Finding and Keeping Kingdom Treasures

If we go back to the kingdom of heaven parables that Jesus shared before making the statement where we started this post, we find that He talked about treasure there, too.

“The kingdom of heaven is like a treasure hidden in the field, which a man found and hid. And because of his joy, he goes out and sells all that he has and buys that field.

“Again, the kingdom of heaven is like a merchant searching for fine pearls. Upon finding a pearl of great value, he went out and sold all that he had and bought it.” …

Then He said to them, “Therefore every Torah scholar discipled for the kingdom of heaven is like the master of a household who brings out of his treasure both new things and old.”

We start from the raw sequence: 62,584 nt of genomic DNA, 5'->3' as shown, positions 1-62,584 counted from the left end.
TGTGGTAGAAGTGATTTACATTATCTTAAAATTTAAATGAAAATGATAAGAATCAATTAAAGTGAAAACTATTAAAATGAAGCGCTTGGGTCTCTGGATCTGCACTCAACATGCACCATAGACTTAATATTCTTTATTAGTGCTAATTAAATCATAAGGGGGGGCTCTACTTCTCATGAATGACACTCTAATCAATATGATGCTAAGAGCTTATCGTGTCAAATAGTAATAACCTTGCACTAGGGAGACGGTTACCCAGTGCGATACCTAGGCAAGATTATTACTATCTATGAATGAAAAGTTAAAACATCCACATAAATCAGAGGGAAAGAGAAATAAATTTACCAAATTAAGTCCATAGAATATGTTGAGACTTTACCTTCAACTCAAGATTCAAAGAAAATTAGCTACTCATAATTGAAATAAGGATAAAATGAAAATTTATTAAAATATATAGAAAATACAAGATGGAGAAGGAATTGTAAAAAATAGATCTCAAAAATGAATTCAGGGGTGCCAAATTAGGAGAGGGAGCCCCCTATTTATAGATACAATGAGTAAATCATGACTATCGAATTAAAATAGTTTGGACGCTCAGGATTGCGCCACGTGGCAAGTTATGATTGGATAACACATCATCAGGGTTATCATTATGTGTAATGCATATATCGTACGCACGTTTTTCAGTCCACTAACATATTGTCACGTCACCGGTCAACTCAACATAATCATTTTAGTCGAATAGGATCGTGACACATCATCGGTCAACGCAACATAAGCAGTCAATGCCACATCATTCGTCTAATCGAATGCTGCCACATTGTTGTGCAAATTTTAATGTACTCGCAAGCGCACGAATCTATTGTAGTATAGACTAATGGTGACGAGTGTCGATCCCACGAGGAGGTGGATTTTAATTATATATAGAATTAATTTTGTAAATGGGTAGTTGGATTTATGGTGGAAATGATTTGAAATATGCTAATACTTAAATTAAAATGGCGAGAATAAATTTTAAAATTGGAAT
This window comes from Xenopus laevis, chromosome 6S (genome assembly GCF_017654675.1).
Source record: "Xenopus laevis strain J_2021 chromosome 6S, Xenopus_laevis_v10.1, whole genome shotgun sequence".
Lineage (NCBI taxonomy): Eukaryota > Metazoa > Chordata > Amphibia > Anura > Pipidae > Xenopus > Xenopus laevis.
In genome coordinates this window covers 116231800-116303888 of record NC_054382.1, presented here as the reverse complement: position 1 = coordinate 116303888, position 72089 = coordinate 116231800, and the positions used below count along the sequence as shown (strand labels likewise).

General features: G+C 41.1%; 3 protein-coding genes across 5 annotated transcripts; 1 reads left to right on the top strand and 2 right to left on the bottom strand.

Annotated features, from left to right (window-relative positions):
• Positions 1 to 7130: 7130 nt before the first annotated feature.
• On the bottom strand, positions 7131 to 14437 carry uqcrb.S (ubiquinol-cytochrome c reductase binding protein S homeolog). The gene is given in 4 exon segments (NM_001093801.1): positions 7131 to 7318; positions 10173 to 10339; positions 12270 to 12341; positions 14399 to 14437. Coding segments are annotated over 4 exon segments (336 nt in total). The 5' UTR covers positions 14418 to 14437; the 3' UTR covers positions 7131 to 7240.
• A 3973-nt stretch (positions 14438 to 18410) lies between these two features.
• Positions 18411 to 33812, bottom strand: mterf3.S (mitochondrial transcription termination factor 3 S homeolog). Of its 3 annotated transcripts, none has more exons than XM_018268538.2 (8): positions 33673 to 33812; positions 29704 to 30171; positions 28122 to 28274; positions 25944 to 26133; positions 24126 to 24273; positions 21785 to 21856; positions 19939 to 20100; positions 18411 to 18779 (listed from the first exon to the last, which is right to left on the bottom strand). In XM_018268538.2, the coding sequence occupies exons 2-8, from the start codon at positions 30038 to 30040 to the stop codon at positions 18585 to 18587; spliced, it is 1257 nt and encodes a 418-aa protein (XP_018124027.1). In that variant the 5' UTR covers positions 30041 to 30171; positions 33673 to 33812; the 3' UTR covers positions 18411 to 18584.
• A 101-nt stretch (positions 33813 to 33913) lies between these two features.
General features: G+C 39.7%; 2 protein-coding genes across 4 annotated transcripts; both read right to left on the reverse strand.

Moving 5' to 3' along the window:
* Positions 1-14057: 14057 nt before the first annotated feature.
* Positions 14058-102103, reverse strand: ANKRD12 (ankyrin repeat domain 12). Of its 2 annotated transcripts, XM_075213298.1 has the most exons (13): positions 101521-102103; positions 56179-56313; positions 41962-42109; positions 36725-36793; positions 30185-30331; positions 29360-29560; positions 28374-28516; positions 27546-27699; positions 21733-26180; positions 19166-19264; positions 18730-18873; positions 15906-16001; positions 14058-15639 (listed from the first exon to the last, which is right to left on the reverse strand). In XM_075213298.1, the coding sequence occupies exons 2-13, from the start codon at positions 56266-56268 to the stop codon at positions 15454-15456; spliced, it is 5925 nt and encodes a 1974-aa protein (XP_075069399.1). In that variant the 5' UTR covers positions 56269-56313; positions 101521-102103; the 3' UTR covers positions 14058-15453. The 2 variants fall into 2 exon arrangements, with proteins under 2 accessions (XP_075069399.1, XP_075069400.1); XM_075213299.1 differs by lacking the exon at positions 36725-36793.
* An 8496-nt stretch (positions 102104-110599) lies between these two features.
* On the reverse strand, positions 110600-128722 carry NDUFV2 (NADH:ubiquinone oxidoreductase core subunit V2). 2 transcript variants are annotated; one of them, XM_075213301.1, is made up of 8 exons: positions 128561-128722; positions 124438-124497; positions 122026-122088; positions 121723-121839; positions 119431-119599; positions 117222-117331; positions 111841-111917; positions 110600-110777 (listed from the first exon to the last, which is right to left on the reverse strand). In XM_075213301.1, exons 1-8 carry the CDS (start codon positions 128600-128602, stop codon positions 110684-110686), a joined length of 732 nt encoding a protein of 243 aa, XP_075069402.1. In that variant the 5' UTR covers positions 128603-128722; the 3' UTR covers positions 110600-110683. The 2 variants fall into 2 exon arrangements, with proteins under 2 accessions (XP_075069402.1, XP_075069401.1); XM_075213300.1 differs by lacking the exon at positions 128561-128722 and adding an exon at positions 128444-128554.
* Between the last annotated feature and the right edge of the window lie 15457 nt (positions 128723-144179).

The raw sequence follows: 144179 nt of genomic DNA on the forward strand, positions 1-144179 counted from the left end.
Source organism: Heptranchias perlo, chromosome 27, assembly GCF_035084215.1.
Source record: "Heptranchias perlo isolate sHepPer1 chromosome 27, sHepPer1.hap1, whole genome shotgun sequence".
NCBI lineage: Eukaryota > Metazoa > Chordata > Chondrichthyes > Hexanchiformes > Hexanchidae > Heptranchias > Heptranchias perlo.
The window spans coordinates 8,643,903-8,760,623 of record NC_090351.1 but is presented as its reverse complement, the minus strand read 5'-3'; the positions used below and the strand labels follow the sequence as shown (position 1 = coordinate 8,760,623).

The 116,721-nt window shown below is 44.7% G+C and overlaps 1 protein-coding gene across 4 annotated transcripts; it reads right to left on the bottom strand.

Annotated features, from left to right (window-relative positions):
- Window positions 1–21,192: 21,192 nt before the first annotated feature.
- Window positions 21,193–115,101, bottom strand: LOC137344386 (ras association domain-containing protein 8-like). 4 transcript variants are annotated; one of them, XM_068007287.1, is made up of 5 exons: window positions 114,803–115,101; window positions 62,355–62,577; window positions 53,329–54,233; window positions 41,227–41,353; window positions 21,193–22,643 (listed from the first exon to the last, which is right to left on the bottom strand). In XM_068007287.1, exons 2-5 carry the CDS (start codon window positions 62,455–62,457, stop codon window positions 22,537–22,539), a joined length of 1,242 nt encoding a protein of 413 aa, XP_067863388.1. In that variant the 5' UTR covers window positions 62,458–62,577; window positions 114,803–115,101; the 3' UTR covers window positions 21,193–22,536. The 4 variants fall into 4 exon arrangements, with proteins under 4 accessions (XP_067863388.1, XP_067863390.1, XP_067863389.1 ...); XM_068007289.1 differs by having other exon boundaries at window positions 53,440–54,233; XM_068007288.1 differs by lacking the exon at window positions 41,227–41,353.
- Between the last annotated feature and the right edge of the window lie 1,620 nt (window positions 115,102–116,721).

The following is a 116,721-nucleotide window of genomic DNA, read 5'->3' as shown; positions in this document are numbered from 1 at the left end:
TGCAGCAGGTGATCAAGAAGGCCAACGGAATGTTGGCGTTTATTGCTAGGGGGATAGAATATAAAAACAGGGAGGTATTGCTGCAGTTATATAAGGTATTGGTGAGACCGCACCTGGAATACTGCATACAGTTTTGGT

Matthew 13:44-46, 52, TLV

God’s kingdom is a treasure so precious we should be willing–and even joyful–to give up whatever is needed to get the kingdom (Matt. 10:21; Luke 18:22). And we should be collecting and treasuring things related to the kingdom, such as the “treasures of wisdom and knowledge” hidden in Jesus (Col. 2:3, see also Matt. 6:19-21). As we continue to learn and grow, let’s appreciate the rich history of our faith and our own personal experiences, as well as the new things God teaches and the glorious future He has planned.

Featured image by Oliver Eyth from Pixabay

Getting “Salty” for the Kingdom of God